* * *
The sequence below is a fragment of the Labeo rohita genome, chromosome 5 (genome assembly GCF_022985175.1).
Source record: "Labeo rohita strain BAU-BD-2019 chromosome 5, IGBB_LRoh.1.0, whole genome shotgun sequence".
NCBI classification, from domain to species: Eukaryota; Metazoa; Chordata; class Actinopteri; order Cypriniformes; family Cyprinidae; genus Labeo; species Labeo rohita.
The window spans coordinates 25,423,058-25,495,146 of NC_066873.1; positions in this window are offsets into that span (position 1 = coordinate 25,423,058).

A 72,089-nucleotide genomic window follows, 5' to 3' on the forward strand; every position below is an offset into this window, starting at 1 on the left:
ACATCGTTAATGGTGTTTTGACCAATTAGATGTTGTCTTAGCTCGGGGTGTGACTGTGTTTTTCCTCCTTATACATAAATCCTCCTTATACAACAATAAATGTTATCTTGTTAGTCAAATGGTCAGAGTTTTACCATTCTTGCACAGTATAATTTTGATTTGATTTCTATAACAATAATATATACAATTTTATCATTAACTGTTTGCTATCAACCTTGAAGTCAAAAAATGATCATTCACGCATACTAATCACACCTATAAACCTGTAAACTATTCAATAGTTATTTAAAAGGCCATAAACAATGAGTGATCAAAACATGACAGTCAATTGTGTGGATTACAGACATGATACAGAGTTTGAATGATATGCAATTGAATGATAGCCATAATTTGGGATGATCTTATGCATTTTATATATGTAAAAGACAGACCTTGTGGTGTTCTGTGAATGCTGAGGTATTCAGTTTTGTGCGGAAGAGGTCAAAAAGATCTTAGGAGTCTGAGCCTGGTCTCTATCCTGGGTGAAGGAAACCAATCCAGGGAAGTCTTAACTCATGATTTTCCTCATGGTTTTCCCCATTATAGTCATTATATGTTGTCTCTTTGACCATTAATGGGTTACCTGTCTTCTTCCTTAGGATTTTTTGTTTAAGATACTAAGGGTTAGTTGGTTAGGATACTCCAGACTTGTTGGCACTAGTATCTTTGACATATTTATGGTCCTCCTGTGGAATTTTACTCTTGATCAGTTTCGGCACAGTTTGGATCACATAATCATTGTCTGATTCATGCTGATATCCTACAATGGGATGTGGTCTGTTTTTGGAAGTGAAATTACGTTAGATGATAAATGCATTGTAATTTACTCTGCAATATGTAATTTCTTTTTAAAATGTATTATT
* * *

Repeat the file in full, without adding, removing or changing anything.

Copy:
The sequence below is a fragment of the Labeo rohita genome, chromosome 5 (genome assembly GCF_022985175.1).
Source record: "Labeo rohita strain BAU-BD-2019 chromosome 5, IGBB_LRoh.1.0, whole genome shotgun sequence".
NCBI classification, from domain to species: Eukaryota; Metazoa; Chordata; class Actinopteri; order Cypriniformes; family Cyprinidae; genus Labeo; species Labeo rohita.
The window spans coordinates 25,423,058-25,495,146 of NC_066873.1; positions in this window are offsets into that span (position 1 = coordinate 25,423,058).

A 72,089-nucleotide genomic window follows, 5' to 3' on the forward strand; every position below is an offset into this window, starting at 1 on the left:
ACATCGTTAATGGTGTTTTGACCAATTAGATGTTGTCTTAGCTCGGGGTGTGACTGTGTTTTTCCTCCTTATACATAAATCCTCCTTATACAACAATAAATGTTATCTTGTTAGTCAAATGGTCAGAGTTTTACCATTCTTGCACAGTATAATTTTGATTTGATTTCTATAACAATAATATATACAATTTTATCATTAACTGTTTGCTATCAACCTTGAAGTCAAAAAATGATCATTCACGCATACTAATCACACCTATAAACCTGTAAACTATTCAATAGTTATTTAAAAGGCCATAAACAATGAGTGATCAAAACATGACAGTCAATTGTGTGGATTACAGACATGATACAGAGTTTGAATGATATGCAATTGAATGATAGCCATAATTTGGGATGATCTTATGCATTTTATATATGTAAAAGACAGACCTTGTGGTGTTCTGTGAATGCTGAGGTATTCAGTTTTGTGCGGAAGAGGTCAAAAAGATCTTAGGAGTCTGAGCCTGGTCTCTATCCTGGGTGAAGGAAACCAATCCAGGGAAGTCTTAACTCATGATTTTCCTCATGGTTTTCCCCATTATAGTCATTATATGTTGTCTCTTTGACCATTAATGGGTTACCTGTCTTCTTCCTTAGGATTTTTTGTTTAAGATACTAAGGGTTAGTTGGTTAGGATACTCCAGACTTGTTGGCACTAGTATCTTTGACATATTTATGGTCCTCCTGTGGAATTTTACTCTTGATCAGTTTCGGCACAGTTTGGATCACATAATCATTGTCTGATTCATGCTGATATCCTACAATGGGATGTGGTCTGTTTTTGGAAGTGAAATTACGTTAGATGATAAATGCATTGTAATTTACTCTGCAATATGTAATTTCTTTTTAAAATGTATTATT